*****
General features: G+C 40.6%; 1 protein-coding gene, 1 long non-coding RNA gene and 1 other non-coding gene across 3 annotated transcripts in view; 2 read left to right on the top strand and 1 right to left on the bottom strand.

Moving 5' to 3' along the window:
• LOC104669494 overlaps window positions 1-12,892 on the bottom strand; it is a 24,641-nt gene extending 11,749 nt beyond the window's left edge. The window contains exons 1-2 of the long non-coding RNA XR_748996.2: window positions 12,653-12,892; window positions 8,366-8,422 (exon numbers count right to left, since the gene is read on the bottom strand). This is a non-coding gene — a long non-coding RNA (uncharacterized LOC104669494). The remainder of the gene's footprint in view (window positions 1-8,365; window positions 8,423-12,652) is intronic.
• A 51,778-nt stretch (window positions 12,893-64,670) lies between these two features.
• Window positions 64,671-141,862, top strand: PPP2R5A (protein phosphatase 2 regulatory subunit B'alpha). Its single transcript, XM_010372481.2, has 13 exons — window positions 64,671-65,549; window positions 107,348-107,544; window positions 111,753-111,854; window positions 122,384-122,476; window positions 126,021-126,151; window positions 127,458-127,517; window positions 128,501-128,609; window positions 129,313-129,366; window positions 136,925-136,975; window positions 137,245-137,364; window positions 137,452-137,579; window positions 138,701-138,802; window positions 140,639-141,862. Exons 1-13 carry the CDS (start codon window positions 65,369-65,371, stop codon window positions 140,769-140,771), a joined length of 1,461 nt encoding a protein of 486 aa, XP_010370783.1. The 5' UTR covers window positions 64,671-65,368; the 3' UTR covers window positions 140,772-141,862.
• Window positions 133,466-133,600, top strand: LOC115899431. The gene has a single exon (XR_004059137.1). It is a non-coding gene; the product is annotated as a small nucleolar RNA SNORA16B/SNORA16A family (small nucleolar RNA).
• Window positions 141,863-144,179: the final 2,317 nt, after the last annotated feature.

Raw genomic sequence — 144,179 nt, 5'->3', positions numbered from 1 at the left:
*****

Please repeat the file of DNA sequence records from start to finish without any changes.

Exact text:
General features: G+C 40.6%; 1 protein-coding gene, 1 long non-coding RNA gene and 1 other non-coding gene across 3 annotated transcripts in view; 2 read left to right on the top strand and 1 right to left on the bottom strand.

Moving 5' to 3' along the window:
• LOC104669494 overlaps window positions 1-12,892 on the bottom strand; it is a 24,641-nt gene extending 11,749 nt beyond the window's left edge. The window contains exons 1-2 of the long non-coding RNA XR_748996.2: window positions 12,653-12,892; window positions 8,366-8,422 (exon numbers count right to left, since the gene is read on the bottom strand). This is a non-coding gene — a long non-coding RNA (uncharacterized LOC104669494). The remainder of the gene's footprint in view (window positions 1-8,365; window positions 8,423-12,652) is intronic.
• A 51,778-nt stretch (window positions 12,893-64,670) lies between these two features.
• Window positions 64,671-141,862, top strand: PPP2R5A (protein phosphatase 2 regulatory subunit B'alpha). Its single transcript, XM_010372481.2, has 13 exons — window positions 64,671-65,549; window positions 107,348-107,544; window positions 111,753-111,854; window positions 122,384-122,476; window positions 126,021-126,151; window positions 127,458-127,517; window positions 128,501-128,609; window positions 129,313-129,366; window positions 136,925-136,975; window positions 137,245-137,364; window positions 137,452-137,579; window positions 138,701-138,802; window positions 140,639-141,862. Exons 1-13 carry the CDS (start codon window positions 65,369-65,371, stop codon window positions 140,769-140,771), a joined length of 1,461 nt encoding a protein of 486 aa, XP_010370783.1. The 5' UTR covers window positions 64,671-65,368; the 3' UTR covers window positions 140,772-141,862.
• Window positions 133,466-133,600, top strand: LOC115899431. The gene has a single exon (XR_004059137.1). It is a non-coding gene; the product is annotated as a small nucleolar RNA SNORA16B/SNORA16A family (small nucleolar RNA).
• Window positions 141,863-144,179: the final 2,317 nt, after the last annotated feature.

Raw genomic sequence — 144,179 nt, 5'->3', positions numbered from 1 at the left: